Going back to the tower of Babel, Genesis 11:5 says, “And the LORD came down to see the city and the tower, which the children of man had built” (emphasis mine). I love this not-so-subtle jab at the people’s attempt to build a tower that they thought would be able to get them up to heaven. God literally had to “come down” to see it, because to him, this tower was no bigger than a common home. Following this, the Lord did what he asked the people to do in the first place—he took them and scattered them throughout the earth, and confused their languages while he was at it. This story is a perfect example that what the Lord says will be done, whether we obey him or not.
By no means am I saying that God is going to bring you crumbling down—although he can. We’ve seen evidence in our lives and in Scripture that sometimes even the most wicked of people will prosper. This is the world we live in, with good and evil growing up together like weeds among wheat until Jesus returns to separate the two at his harvest (Matthew 13:30).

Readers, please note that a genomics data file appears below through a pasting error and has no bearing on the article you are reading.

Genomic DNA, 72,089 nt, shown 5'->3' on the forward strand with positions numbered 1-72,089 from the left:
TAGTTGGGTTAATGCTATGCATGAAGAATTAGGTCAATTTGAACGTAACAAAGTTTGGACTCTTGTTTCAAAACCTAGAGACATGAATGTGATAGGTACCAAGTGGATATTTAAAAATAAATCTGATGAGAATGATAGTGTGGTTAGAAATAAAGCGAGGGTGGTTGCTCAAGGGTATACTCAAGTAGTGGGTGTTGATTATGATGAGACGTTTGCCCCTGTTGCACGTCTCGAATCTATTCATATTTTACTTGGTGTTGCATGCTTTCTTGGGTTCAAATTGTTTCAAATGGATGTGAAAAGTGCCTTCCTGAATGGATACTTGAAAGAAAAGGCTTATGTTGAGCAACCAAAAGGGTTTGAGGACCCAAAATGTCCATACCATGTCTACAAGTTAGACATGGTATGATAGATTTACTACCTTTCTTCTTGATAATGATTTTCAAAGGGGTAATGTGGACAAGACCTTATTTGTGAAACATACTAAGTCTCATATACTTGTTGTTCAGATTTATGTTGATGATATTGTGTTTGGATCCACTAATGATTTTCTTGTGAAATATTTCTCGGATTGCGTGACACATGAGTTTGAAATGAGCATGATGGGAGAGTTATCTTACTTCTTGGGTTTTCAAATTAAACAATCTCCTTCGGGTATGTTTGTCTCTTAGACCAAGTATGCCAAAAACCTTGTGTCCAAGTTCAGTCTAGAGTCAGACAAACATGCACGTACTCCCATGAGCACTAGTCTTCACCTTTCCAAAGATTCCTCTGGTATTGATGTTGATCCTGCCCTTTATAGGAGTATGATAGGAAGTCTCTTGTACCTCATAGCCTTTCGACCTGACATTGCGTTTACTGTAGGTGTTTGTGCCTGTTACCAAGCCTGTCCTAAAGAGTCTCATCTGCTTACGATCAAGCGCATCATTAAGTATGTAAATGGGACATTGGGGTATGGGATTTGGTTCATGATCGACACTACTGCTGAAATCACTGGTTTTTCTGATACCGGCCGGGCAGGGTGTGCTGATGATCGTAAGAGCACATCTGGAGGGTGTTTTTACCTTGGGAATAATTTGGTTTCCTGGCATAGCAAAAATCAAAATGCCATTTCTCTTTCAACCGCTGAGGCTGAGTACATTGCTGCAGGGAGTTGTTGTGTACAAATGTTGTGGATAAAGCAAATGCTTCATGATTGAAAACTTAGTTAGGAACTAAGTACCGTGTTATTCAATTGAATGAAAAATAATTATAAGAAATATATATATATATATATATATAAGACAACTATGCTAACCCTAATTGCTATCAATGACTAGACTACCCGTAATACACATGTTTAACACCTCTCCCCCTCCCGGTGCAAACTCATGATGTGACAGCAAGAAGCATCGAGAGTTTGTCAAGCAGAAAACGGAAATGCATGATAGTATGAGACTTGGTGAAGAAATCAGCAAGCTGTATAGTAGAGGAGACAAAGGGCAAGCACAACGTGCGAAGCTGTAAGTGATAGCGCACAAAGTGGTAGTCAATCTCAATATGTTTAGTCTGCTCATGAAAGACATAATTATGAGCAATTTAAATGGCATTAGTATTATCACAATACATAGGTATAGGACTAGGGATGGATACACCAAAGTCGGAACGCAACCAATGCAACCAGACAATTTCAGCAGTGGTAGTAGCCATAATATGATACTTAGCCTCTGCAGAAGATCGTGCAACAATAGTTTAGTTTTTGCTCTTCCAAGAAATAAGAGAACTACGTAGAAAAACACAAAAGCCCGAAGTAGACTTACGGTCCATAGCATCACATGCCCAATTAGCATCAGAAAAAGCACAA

Our endeavors might not actually fail by the world’s standards (some of us might succeed greatly!), but they will fail in bringing us the fulfillment that we thought they would. We might pour most of our time and resources into a thing that we think will give us purpose and a name, but be let down when we’ve reached the peak of what it will bring us. We were made for a purpose, but we might be pursuing the wrong one. Everything that is made is created with an intended purpose, and when it is fulfilling its intended purpose, it will find its worth. A rubber duck shoved into a shoe does not make sense. A gas grill without a gas tank is useless. A remote without batteries will not work. We are the same. We do have a purpose, and when we aren’t living it, life will often not make sense. We will feel useless. We will feel like something isn’t working.